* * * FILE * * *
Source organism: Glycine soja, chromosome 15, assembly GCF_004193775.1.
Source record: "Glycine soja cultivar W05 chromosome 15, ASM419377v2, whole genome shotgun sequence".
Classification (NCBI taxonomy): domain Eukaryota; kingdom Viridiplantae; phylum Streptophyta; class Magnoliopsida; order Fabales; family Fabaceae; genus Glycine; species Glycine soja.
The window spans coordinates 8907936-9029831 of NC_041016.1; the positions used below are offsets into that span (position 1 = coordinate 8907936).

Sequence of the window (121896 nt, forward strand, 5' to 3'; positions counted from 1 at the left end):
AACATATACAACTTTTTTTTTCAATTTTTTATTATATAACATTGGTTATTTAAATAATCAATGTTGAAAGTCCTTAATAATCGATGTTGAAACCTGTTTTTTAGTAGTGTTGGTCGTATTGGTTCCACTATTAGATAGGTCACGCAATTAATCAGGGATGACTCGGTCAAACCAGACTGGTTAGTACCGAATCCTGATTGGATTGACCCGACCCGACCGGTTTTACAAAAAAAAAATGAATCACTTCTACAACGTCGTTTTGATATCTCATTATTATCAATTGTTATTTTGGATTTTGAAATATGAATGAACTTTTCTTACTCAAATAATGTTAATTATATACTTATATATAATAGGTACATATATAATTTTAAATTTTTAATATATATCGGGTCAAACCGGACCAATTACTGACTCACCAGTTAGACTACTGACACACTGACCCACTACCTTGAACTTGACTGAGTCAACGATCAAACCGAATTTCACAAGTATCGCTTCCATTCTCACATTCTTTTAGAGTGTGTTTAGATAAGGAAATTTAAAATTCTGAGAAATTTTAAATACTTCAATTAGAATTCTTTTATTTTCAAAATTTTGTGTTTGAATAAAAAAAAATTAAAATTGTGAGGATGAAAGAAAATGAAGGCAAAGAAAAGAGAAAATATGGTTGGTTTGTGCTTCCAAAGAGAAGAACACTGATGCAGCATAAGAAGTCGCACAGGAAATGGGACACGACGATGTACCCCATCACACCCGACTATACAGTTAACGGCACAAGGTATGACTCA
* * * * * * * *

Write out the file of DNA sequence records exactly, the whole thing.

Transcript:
Source organism: Glycine soja, chromosome 15, assembly GCF_004193775.1.
Source record: "Glycine soja cultivar W05 chromosome 15, ASM419377v2, whole genome shotgun sequence".
Classification (NCBI taxonomy): domain Eukaryota; kingdom Viridiplantae; phylum Streptophyta; class Magnoliopsida; order Fabales; family Fabaceae; genus Glycine; species Glycine soja.
The window spans coordinates 8907936-9029831 of NC_041016.1; the positions used below are offsets into that span (position 1 = coordinate 8907936).

Sequence of the window (121896 nt, forward strand, 5' to 3'; positions counted from 1 at the left end):
AACATATACAACTTTTTTTTTCAATTTTTTATTATATAACATTGGTTATTTAAATAATCAATGTTGAAAGTCCTTAATAATCGATGTTGAAACCTGTTTTTTAGTAGTGTTGGTCGTATTGGTTCCACTATTAGATAGGTCACGCAATTAATCAGGGATGACTCGGTCAAACCAGACTGGTTAGTACCGAATCCTGATTGGATTGACCCGACCCGACCGGTTTTACAAAAAAAAAATGAATCACTTCTACAACGTCGTTTTGATATCTCATTATTATCAATTGTTATTTTGGATTTTGAAATATGAATGAACTTTTCTTACTCAAATAATGTTAATTATATACTTATATATAATAGGTACATATATAATTTTAAATTTTTAATATATATCGGGTCAAACCGGACCAATTACTGACTCACCAGTTAGACTACTGACACACTGACCCACTACCTTGAACTTGACTGAGTCAACGATCAAACCGAATTTCACAAGTATCGCTTCCATTCTCACATTCTTTTAGAGTGTGTTTAGATAAGGAAATTTAAAATTCTGAGAAATTTTAAATACTTCAATTAGAATTCTTTTATTTTCAAAATTTTGTGTTTGAATAAAAAAAAATTAAAATTGTGAGGATGAAAGAAAATGAAGGCAAAGAAAAGAGAAAATATGGTTGGTTTGTGCTTCCAAAGAGAAGAACACTGATGCAGCATAAGAAGTCGCACAGGAAATGGGACACGACGATGTACCCCATCACACCCGACTATACAGTTAACGGCACAAGGTATGACTCA